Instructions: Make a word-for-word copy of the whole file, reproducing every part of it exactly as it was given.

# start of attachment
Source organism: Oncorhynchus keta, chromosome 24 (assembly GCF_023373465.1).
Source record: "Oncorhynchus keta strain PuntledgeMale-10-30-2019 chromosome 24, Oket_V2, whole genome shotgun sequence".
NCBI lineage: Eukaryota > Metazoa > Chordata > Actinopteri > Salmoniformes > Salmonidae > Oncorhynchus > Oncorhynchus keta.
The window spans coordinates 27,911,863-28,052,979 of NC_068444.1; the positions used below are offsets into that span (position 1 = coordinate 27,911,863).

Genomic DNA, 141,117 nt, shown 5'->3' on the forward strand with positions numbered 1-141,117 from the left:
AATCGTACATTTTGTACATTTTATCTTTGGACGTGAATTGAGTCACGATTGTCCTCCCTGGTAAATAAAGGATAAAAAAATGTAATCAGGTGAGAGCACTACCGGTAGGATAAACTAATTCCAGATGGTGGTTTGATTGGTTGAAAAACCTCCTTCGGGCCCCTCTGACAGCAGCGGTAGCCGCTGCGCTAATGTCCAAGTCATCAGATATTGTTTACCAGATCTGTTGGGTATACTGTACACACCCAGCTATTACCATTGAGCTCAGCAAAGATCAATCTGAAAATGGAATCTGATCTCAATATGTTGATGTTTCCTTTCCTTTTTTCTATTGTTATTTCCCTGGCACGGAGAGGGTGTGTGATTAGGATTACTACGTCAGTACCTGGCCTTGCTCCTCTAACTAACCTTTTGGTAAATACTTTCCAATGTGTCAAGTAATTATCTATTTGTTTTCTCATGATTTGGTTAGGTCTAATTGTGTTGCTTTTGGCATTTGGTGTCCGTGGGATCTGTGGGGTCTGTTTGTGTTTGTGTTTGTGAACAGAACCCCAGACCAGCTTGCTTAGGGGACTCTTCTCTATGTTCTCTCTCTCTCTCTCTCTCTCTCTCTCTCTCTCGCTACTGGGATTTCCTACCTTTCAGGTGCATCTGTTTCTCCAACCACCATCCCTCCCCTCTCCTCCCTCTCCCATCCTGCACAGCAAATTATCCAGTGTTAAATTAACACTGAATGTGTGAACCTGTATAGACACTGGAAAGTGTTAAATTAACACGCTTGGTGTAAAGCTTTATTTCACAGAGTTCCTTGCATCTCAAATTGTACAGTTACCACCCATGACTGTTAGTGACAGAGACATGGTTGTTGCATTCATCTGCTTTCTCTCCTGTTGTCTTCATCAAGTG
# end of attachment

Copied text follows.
Source organism: Oncorhynchus keta, chromosome 24 (assembly GCF_023373465.1).
Source record: "Oncorhynchus keta strain PuntledgeMale-10-30-2019 chromosome 24, Oket_V2, whole genome shotgun sequence".
NCBI lineage: Eukaryota > Metazoa > Chordata > Actinopteri > Salmoniformes > Salmonidae > Oncorhynchus > Oncorhynchus keta.
The window spans coordinates 27,911,863-28,052,979 of NC_068444.1; the positions used below are offsets into that span (position 1 = coordinate 27,911,863).

Genomic DNA, 141,117 nt, shown 5'->3' on the forward strand with positions numbered 1-141,117 from the left:
AATCGTACATTTTGTACATTTTATCTTTGGACGTGAATTGAGTCACGATTGTCCTCCCTGGTAAATAAAGGATAAAAAAATGTAATCAGGTGAGAGCACTACCGGTAGGATAAACTAATTCCAGATGGTGGTTTGATTGGTTGAAAAACCTCCTTCGGGCCCCTCTGACAGCAGCGGTAGCCGCTGCGCTAATGTCCAAGTCATCAGATATTGTTTACCAGATCTGTTGGGTATACTGTACACACCCAGCTATTACCATTGAGCTCAGCAAAGATCAATCTGAAAATGGAATCTGATCTCAATATGTTGATGTTTCCTTTCCTTTTTTCTATTGTTATTTCCCTGGCACGGAGAGGGTGTGTGATTAGGATTACTACGTCAGTACCTGGCCTTGCTCCTCTAACTAACCTTTTGGTAAATACTTTCCAATGTGTCAAGTAATTATCTATTTGTTTTCTCATGATTTGGTTAGGTCTAATTGTGTTGCTTTTGGCATTTGGTGTCCGTGGGATCTGTGGGGTCTGTTTGTGTTTGTGTTTGTGAACAGAACCCCAGACCAGCTTGCTTAGGGGACTCTTCTCTATGTTCTCTCTCTCTCTCTCTCTCTCTCTCTCTCTCTCGCTACTGGGATTTCCTACCTTTCAGGTGCATCTGTTTCTCCAACCACCATCCCTCCCCTCTCCTCCCTCTCCCATCCTGCACAGCAAATTATCCAGTGTTAAATTAACACTGAATGTGTGAACCTGTATAGACACTGGAAAGTGTTAAATTAACACGCTTGGTGTAAAGCTTTATTTCACAGAGTTCCTTGCATCTCAAATTGTACAGTTACCACCCATGACTGTTAGTGACAGAGACATGGTTGTTGCATTCATCTGCTTTCTCTCCTGTTGTCTTCATCAAGTG